If you are contemplating divorce or have been served divorce papers, the next steps to take may seem daunting. According to the 2018 U.S. Census, 12.9 million parents lived with 21.9 million children under 21 years of age, while the child’s other parent lived somewhere else. When children are involved, custody arrangements are typically a top priority during divorce proceedings.
If you are facing a child custody battle through a divorce, Guntersville Law, LLC can help. The experienced family law attorneys at Guntersville Law, LLC can provide courteous and compassionate legal services to individuals and families in need. They can provide reliable legal guidance and support for any family law situation, including child custody. Their firm is proud to serve clients in Guntersville, Alabama, and the surrounding areas, so call or reach out today to learn more about how they can help you with your case.
Establishing a Child Custody Arrangement
When it comes to establishing a child custody arrangement, there are two main options. If the arrangement is uncontested and you and your former spouse are able to come to a custody agreement on your own, you and the other parent can draw up your own terms and present them to the court for approval. Whenever possible, this is the quickest, least expensive, and most efficient route toward an amicable resolution as well as the least traumatic on both the parents and the children. It saves you the option of going to court and dealing with the drawn-out process of arguing in front of a judge, and an experienced family law attorney can help you keep the conversations productive and on track.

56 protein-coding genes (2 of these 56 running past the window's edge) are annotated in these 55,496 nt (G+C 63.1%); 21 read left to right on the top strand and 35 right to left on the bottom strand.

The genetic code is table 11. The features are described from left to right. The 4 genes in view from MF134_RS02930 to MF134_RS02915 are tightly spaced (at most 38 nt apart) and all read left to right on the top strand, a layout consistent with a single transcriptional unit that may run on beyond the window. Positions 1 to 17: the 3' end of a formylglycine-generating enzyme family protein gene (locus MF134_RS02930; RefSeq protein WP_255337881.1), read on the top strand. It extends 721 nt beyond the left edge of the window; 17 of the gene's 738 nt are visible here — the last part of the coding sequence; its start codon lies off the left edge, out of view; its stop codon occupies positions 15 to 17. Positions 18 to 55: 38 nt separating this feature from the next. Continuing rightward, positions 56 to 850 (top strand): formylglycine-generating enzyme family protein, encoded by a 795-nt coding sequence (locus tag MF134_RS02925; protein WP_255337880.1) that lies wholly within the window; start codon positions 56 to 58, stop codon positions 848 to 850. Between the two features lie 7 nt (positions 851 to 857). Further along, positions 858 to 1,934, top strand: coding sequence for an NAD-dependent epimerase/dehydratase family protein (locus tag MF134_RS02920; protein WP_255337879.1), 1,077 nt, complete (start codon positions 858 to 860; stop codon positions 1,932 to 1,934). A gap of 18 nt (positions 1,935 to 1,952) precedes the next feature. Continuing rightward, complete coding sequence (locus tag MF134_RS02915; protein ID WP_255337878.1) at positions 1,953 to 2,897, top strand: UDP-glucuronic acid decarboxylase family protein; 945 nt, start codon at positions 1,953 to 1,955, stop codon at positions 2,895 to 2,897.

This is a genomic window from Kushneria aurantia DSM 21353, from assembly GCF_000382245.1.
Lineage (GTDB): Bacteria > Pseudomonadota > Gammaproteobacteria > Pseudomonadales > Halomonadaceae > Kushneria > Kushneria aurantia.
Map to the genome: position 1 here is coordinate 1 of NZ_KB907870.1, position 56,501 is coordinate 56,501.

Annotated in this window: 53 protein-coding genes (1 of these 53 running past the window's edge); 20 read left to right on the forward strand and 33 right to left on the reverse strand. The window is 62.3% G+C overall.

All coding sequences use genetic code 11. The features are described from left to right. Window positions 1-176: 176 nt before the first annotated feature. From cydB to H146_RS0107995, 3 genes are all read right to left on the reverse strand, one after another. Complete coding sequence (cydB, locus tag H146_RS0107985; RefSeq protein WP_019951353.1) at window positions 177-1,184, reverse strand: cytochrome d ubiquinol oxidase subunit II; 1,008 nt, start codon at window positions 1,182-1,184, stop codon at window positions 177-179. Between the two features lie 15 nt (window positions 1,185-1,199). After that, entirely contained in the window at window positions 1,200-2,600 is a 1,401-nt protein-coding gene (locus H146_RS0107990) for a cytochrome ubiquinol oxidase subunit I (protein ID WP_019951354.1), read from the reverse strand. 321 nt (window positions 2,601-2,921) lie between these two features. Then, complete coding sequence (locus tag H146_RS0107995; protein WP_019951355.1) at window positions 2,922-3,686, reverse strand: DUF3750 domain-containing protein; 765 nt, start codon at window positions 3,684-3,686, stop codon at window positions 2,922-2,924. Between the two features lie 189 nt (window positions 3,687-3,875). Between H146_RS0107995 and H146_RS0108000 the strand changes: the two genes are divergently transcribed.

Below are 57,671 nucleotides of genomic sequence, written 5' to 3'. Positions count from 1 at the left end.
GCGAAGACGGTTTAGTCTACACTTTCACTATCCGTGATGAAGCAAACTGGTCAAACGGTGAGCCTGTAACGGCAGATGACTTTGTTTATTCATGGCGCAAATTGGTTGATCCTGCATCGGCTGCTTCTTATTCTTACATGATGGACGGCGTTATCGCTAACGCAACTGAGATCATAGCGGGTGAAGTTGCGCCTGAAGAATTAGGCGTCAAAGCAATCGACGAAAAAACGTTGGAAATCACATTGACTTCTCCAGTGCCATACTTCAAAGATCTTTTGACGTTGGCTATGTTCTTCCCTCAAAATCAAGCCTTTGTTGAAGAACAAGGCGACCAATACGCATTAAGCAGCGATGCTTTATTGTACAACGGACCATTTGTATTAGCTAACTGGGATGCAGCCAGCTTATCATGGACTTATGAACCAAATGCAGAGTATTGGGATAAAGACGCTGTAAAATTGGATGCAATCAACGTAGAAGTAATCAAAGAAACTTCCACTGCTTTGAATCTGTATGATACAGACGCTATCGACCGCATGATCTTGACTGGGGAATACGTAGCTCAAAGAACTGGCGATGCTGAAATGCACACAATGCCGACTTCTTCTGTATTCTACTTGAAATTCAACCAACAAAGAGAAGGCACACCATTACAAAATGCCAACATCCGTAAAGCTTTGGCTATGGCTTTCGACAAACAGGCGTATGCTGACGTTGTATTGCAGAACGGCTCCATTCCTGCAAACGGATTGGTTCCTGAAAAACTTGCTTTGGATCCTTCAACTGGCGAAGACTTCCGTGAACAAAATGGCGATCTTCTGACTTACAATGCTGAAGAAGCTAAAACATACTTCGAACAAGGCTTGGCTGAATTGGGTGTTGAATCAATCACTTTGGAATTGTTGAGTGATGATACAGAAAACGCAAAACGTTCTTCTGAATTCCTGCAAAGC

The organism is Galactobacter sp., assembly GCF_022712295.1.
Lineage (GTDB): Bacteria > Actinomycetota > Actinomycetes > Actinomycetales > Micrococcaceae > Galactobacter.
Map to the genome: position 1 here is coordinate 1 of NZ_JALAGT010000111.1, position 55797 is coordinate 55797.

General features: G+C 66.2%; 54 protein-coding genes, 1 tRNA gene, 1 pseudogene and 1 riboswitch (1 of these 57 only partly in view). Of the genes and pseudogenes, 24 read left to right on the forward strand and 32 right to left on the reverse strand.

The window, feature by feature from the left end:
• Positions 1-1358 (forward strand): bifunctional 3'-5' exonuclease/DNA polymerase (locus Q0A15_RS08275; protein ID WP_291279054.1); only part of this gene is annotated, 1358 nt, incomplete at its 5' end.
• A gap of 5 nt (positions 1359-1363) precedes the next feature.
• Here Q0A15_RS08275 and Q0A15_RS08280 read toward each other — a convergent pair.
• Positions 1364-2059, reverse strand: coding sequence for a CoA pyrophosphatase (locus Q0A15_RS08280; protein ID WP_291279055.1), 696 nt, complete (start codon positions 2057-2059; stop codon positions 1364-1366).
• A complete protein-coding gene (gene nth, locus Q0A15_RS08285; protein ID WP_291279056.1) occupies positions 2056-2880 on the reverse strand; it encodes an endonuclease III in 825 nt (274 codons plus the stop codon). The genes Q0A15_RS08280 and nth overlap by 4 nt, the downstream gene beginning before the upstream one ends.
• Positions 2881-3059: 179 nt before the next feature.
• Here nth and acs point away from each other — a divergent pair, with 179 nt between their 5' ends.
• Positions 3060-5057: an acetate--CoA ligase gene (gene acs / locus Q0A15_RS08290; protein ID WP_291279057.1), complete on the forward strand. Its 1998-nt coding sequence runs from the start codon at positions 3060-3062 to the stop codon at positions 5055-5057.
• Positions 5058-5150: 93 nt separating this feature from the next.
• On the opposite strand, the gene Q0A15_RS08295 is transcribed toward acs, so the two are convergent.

If the divorce is contested and you and the other parent cannot come to an agreement on custody, you will have to take your case to family court. In this case, the judge will use their best judgment to establish a custody arrangement. The judge will, of course, always prioritize the best interests of the child, but will also be willing to hear out each parent. This is why you will want an experienced child custody attorney to help you present your case so that you can have the best chance of arriving at the arrangement you believe is best for your family.
Physical Custody vs. Legal Custody
There are two types of custody to consider when making a custody arrangement: physical custody and legal custody. Physical custody is simply deciding where your children will live. Whether this means living with one parent during the week and another during the weekends, rotating holidays, or anything else — physical custody involves where your child physically resides.
Legal custody involves custody over the major decisions that need to be made about your child’s life. This includes things such as making important medical decisions and other things like where the child should go to school. Legal custody can also be considered joint or sole — meaning one parent can be in charge of everything (sole), or both parents can have equal say when it comes to making decisions for the child (joint). As a practical matter, joint legal custody does not typically mean an equal say in the decision making regarding your child.
If there is a case where the parents are excersizing true joint legal and physical custody, under Code of Alabama § 30-3-153. Implementation; required provisions; plan set by court., AL ST § 30-3-153,
"Designating the parent possessing primary authority and responsibility regarding involvement of the minor child in academic, religious, civic, cultural, athletic, and other activities, and in medical and dental care if the parents are unable to agree on these decisions. The exercise of this primary authority is not intended to negate the responsibility of the parties to notify and communicate with each other as provided in this article."
Please contact us with any questions you have when going through a divorce or a custody modification.